Women’s Aid, the charity working to ensure women’s safety from domestic violence, has published a report looking at service provision and the needs of women and children who are victims of domestic abuse. Amongst other things, the report found that only 28% of women using community-based services, such as drop-in services and counselling support, reported domestic abuse to the police, while 43.7% who use refuges reported. Further to this, of those who reported, only 13.2% of the community-based service users and 17% of the women resident in refuge services said that there had been a criminal case or criminal sanctions taken against the perpetrator. Commenting on the figures the Chief Executive of Women’s Aid Katie Ghose said: “Our new findings show that very few women experiencing domestic abuse see any criminal justice outcomes in their cases and have limited involvement with the police, but they do access lifesaving support from specialist services. That’s why refuges and community-based support services are vital for survivors to be able to get the help they need, when and where they need it. These life-saving services are not an optional extra but an essential piece of the jigsaw in our response to domestic abuse.”
Still on the subject of domestic abuse, the Government has launched its consultation seeking views on measures to be included in a draft Domestic Abuse Bill. Amongst the measures that the Government proposes are new Domestic Abuse Protection Orders, intended to better shield victims against further abuse by enabling courts to impose a range of conditions on abusers, such as compulsory alcohol treatment, attending a programme to address their underlying attitudes or addictions, and using electronic tagging to monitor them. Further, economic abuse will be recognised for the first time as a type of domestic abuse, covering controlling circumstances in which victims have finances withheld, are denied access to employment or transport, or are forced to take out loans and enter into other financial contracts. Prime Minister Theresa May commented: “This year we celebrated the centenary of achieving votes for women in this country, and today we recognise International Women’s Day. But while we have made great strides towards equality and opportunities for women, the fact there are still thousands of people suffering from domestic abuse shows how much work we still have to do. Domestic abuse takes many forms, from physical and sexual abuse, to controlling and coercive behaviour that isolates victims from their families and has long-term, shattering impacts on their children. The consultation we are launching today includes a number of proposals which have the potential to completely transform the way we tackle domestic abuse, providing better protection to victims and bringing more perpetrators to justice.” The consultation closes on the 31st of May.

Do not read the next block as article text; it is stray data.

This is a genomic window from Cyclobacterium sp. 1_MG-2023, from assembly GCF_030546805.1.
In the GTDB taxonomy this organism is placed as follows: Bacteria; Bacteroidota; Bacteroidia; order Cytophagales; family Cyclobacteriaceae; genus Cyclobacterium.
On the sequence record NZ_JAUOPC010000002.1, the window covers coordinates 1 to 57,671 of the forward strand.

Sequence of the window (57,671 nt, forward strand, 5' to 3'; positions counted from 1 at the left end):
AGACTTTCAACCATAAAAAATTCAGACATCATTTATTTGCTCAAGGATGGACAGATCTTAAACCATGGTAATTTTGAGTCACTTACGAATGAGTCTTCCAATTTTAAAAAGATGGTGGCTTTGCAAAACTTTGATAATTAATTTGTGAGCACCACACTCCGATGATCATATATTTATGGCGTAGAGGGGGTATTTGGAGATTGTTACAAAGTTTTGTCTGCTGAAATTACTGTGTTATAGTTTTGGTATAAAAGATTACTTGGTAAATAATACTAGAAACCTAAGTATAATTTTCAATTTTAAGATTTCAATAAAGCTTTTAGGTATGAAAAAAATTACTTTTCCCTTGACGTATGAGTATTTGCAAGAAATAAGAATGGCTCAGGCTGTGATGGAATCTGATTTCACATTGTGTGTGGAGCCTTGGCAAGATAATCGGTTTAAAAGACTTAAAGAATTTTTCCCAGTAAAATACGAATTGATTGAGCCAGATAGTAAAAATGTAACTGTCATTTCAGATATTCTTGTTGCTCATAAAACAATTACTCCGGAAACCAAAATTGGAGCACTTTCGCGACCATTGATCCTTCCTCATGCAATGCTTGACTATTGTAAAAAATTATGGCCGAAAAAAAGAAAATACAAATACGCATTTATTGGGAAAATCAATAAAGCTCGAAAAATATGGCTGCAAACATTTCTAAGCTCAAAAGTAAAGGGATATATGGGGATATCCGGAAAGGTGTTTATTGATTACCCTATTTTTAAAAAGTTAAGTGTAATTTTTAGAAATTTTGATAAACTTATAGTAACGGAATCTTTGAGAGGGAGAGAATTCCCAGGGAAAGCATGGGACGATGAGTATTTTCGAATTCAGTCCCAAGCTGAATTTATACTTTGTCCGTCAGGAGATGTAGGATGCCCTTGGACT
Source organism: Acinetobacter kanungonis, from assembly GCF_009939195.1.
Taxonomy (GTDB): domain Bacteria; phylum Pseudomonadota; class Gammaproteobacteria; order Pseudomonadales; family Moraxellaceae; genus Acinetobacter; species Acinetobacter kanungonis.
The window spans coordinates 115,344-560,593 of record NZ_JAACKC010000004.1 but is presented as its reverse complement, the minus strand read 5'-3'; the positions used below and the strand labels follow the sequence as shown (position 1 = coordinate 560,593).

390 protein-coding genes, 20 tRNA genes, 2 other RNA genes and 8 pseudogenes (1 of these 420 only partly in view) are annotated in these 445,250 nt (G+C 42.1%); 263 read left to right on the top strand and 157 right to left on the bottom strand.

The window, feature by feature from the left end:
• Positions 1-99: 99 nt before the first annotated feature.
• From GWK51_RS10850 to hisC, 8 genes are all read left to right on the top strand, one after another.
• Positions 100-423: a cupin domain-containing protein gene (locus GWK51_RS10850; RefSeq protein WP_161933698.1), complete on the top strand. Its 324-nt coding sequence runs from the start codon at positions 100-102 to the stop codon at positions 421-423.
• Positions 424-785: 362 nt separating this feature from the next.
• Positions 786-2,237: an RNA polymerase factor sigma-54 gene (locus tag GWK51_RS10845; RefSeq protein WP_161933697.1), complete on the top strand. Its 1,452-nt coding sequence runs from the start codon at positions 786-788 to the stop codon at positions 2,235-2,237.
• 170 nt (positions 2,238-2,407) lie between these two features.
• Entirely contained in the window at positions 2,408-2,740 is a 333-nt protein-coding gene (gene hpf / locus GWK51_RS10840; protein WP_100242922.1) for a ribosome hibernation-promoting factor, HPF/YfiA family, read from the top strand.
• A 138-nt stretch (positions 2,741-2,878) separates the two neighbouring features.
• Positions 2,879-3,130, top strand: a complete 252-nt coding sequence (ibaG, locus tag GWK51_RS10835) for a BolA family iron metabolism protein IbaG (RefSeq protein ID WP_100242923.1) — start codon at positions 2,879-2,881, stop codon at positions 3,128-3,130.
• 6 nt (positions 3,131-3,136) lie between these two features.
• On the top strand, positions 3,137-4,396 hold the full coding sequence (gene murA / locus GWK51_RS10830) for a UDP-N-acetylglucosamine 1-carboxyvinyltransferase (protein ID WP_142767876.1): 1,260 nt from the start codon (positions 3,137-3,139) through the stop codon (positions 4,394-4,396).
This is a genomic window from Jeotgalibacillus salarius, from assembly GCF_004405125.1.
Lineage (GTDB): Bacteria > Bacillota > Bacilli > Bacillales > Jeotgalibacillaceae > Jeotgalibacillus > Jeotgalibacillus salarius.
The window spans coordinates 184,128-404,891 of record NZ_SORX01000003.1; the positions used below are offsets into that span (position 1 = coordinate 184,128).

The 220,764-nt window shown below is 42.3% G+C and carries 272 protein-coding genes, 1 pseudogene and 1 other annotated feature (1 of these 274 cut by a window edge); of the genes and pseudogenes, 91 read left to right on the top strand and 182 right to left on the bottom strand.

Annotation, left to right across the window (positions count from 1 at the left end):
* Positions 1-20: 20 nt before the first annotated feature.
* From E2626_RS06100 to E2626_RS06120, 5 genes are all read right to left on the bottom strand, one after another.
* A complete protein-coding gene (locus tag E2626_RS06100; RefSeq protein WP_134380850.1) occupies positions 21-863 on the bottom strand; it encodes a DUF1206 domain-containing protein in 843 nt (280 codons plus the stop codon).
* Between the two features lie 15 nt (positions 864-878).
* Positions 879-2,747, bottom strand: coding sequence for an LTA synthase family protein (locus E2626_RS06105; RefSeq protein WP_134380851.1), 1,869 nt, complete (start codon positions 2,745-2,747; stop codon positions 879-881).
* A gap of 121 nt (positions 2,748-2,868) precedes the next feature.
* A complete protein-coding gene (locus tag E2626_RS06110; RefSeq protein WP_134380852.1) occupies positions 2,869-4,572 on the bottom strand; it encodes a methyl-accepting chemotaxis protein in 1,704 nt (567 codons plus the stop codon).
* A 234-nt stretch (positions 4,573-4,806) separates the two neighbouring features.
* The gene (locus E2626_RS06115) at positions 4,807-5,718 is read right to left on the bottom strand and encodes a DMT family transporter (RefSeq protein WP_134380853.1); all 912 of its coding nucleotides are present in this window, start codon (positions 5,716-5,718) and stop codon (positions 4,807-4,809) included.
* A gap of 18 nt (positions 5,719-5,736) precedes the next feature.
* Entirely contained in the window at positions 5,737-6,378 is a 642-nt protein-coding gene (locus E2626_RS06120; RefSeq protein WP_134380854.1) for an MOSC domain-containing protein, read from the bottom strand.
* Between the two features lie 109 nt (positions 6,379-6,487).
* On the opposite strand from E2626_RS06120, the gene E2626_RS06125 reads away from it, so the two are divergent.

Meanwhile, changes have come into effect making it easier for the estimated 12,000 survivors of domestic abuse living in refuges to register to vote anonymously. They will now be able to register to vote without their name and address appearing on the electoral roll, and without the fear of their former partners finding their address. Katie Ghose of Women’s Aid, commented: “For too long survivors of domestic abuse have been silenced because it was too dangerous for them to sign up to an electoral register, which would reveal their location, and too difficult for them to register anonymously. For them anonymity is a matter of life or death; with the very real threat of being hunted down by the perpetrator. Following our Right to Vote campaign in partnership with survivor Mehala Osborne, we have worked with the government to bring about decisive action on this issue. We’re delighted that on the 100th anniversary of the first British women securing the right to vote, the government will be making it easier for survivors to vote in safety.”
And finally, moving away from the issue of domestic abuse, the government has at last launched its post-implementation review of the changes made to legal aid by the Legal Aid, Sentencing and Punishment of Offenders Act 2012 (‘LASPO’). Amongst those changes LASPO abolished legal aid for most private law family matters, such as disputes between parents over arrangements for children, and financial remedy claims on divorce. The aim of the review will be to assess the extent to which the objectives of the LASPO changes were achieved. The Ministry of Justice also says that since LASPO there have been significant developments in the justice system, including the processes through which people can access legal advice. The government therefore also plans to use this opportunity to inform its wider consideration on the future of legal support in the justice system.